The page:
"And," says Miranda, "to appease the repressed urban self and its appetites (fine art, experimental theater, and Shakespeare), I regularly visit `home-sweet-home' Chicago."
A welcome to Greg Brazil, hired as Administrative Coordinator, effective August 15, 2001. Greg previously filled this position as a temporary employee. He will serve as a CFR building coordinator and will provide administrative support for the Dean's Office.
Michael Case is a new Research Aide at CFR, hired on July 1, 2001.
Kevin Ceder was hired as Senior Computer Specialist, effective June 17, 2001. A 1999 graduate of CFR's forest management program, Kevin is working with the Rural Technology Initiative.
Pack Forest regretfully announces the departure of Donna Chapman. Donna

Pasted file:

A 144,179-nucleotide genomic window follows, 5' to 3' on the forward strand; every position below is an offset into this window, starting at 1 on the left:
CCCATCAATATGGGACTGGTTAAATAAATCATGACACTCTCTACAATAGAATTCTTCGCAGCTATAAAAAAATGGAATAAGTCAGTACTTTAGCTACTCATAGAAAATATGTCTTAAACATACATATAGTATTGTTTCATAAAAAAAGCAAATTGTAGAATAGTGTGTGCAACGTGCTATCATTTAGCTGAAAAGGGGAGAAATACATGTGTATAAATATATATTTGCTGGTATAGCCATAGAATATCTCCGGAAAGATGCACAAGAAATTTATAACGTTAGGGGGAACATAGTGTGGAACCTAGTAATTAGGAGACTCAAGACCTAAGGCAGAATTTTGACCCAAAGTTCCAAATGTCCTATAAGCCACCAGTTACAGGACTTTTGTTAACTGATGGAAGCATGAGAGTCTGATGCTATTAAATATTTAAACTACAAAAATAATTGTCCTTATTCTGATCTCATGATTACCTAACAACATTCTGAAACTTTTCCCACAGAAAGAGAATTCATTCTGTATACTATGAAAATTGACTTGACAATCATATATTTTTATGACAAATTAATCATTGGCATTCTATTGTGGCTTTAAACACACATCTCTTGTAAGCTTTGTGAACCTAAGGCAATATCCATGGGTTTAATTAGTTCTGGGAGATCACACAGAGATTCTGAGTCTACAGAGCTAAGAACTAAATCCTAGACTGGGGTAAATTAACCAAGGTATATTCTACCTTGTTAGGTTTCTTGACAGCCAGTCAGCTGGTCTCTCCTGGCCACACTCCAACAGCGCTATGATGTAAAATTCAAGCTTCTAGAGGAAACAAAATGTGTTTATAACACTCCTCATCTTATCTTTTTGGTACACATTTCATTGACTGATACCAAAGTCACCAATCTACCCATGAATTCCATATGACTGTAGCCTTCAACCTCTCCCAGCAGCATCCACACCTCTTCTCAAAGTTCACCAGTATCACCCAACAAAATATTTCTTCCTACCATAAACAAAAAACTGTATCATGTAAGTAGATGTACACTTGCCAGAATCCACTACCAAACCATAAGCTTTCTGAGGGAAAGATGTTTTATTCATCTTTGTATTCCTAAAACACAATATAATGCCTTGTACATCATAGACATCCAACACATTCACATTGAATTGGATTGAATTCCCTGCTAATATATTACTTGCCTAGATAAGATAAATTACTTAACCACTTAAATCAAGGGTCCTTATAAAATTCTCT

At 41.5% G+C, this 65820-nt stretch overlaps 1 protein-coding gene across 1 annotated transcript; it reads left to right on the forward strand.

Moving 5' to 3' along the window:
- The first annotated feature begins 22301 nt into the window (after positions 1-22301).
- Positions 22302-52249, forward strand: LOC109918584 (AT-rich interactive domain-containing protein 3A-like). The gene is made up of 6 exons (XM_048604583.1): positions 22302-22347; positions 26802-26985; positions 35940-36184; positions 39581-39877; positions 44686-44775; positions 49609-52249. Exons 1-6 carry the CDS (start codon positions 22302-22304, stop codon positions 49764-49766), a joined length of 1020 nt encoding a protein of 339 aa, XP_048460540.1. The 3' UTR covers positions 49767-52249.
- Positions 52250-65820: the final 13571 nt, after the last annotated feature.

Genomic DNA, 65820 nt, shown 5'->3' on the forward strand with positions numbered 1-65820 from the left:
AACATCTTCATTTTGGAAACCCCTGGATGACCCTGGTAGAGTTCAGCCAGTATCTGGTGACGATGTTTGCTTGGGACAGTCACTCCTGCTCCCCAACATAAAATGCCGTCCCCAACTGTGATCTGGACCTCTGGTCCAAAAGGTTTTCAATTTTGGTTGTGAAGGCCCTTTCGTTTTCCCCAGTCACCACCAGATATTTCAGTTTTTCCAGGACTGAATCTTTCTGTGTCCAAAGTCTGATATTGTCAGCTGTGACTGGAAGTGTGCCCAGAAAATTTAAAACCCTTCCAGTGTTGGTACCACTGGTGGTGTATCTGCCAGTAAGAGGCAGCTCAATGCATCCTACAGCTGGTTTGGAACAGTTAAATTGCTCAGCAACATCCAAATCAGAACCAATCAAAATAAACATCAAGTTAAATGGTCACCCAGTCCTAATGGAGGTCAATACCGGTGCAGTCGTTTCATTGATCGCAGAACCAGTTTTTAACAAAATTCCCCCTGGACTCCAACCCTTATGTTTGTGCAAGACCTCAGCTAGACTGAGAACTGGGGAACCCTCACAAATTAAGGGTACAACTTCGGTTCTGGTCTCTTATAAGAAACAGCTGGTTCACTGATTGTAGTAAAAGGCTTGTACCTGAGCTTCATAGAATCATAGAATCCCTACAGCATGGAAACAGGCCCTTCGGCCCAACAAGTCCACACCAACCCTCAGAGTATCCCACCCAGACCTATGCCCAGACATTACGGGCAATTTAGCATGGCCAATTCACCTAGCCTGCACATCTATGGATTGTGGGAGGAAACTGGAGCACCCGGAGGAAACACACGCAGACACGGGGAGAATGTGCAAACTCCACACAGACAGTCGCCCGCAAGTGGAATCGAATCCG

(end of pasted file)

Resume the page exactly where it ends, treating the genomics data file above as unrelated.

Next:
developed new outreach programs for Pack,
including collaboration on "Where the River Meets the Forest," a Project Learning Tree program, and an educator's guide to Pack Forest that trains teachers to use and interpret the forest. Donna is moving to Eugene, OR with her husband and two children.
Bob Coon, facility and education program manager at ONRC, is now pursuing his long-planned retirement ambition, volunteering with the National Park Service as a campground host and interpreter.
A welcome to Georgiann Crouchet and Shirley Johnson, newly hired as Cooks in the Pack Forest dining hall, effective August 1, 2001.
Duane Emmons has been appointed to a permanent professional staff position